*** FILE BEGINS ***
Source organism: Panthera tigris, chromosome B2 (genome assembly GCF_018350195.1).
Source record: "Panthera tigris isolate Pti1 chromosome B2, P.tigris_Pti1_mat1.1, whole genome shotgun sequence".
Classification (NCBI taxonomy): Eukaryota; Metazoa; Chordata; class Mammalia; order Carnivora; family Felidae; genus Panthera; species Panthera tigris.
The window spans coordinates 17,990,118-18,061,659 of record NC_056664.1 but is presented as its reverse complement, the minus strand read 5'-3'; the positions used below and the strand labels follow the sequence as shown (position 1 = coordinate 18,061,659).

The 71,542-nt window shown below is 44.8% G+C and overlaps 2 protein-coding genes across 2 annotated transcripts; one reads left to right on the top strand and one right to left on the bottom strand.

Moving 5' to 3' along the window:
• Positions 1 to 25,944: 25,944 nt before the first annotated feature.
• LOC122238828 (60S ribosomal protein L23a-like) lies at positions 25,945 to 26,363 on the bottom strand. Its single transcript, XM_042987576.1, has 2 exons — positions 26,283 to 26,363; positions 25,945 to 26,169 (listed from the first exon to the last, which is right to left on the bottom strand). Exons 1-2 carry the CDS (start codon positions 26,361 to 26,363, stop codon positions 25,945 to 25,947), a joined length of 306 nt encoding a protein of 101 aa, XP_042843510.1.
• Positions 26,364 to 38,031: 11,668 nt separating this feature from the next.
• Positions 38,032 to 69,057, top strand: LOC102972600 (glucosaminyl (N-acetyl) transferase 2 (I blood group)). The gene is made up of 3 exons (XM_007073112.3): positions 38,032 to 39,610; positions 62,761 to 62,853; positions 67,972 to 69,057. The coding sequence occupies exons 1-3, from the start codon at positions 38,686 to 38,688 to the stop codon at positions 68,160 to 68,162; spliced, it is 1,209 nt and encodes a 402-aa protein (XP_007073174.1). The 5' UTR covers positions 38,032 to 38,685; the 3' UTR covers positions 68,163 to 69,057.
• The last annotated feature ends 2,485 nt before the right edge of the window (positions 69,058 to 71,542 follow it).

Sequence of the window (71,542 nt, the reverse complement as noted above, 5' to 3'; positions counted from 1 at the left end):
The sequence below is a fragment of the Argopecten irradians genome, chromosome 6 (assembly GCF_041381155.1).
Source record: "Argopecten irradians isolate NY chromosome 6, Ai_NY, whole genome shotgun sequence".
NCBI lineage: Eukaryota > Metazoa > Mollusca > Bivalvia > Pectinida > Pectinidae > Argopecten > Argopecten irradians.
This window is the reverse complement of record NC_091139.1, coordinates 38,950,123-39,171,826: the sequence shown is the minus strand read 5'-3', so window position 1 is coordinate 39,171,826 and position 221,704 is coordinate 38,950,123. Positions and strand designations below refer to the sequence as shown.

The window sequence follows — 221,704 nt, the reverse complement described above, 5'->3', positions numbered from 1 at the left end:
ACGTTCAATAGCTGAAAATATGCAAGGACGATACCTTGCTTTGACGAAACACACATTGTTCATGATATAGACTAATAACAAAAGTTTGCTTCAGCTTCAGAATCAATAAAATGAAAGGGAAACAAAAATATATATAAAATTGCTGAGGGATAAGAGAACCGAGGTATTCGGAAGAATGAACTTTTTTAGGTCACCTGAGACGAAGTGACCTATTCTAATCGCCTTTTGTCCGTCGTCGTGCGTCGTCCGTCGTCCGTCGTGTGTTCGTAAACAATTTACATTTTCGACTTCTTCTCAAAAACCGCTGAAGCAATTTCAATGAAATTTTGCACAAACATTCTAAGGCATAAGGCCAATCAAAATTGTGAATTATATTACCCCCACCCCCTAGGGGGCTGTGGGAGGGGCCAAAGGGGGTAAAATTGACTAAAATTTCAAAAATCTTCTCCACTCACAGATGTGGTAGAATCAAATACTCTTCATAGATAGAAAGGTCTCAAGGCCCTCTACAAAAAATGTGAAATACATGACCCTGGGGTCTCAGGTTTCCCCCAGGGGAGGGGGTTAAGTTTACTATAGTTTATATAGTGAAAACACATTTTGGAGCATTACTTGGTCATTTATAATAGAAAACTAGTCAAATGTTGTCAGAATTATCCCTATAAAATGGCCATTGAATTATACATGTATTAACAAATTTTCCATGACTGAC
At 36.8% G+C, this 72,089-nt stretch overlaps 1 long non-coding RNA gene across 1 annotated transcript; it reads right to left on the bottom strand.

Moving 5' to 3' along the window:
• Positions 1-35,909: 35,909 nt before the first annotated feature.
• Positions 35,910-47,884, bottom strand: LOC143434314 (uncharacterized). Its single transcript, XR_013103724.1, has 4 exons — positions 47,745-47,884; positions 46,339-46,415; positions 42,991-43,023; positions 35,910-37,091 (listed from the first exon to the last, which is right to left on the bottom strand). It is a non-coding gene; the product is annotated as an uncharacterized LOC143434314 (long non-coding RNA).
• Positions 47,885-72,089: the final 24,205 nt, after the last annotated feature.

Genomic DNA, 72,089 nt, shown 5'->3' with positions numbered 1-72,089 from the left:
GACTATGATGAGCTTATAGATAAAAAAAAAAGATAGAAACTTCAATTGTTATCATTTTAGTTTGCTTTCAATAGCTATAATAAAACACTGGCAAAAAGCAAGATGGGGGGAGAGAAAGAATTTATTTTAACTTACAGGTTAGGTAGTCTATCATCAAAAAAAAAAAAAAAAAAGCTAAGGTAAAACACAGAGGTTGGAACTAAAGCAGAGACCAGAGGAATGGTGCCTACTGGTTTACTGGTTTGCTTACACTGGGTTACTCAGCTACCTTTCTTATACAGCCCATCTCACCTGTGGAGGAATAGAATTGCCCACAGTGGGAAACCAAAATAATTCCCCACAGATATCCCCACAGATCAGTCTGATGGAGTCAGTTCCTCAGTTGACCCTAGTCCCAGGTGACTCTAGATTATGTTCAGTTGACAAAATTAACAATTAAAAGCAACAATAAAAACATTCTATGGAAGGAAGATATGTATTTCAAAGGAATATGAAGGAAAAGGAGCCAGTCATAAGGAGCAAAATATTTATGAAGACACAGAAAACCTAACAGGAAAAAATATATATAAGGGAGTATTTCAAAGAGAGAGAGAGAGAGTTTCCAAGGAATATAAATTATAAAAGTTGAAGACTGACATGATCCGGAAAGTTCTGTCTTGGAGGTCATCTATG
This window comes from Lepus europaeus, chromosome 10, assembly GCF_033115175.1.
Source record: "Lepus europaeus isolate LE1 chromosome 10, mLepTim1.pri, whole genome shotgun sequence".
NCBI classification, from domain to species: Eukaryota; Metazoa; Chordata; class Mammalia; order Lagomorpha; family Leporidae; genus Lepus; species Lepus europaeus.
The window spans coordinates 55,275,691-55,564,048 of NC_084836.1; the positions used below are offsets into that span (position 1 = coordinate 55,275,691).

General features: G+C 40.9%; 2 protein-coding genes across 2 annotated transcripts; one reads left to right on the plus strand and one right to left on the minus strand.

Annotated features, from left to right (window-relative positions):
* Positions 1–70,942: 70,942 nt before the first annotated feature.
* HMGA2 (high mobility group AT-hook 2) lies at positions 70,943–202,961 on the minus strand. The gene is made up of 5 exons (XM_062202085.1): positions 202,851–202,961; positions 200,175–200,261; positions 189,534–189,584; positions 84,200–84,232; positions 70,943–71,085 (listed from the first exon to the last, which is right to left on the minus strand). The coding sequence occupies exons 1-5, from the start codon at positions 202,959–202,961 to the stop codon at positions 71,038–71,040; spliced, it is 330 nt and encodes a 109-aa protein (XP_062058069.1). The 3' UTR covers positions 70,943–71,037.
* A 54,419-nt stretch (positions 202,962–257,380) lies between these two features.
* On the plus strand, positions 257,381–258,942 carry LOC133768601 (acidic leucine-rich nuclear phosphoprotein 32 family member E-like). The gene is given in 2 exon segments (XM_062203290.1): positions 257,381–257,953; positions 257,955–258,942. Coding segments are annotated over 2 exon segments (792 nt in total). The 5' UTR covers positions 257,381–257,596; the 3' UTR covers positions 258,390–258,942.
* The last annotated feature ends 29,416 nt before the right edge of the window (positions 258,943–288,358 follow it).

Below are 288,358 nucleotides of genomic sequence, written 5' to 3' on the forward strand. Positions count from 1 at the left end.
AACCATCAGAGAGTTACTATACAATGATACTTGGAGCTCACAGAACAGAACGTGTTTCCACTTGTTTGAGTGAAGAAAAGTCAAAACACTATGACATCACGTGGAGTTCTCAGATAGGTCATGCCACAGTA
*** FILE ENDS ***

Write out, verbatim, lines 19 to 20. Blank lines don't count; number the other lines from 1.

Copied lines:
At 36.8% G+C, this 72,089-nt stretch overlaps 1 long non-coding RNA gene across 1 annotated transcript; it reads right to left on the bottom strand.

Moving 5' to 3' along the window: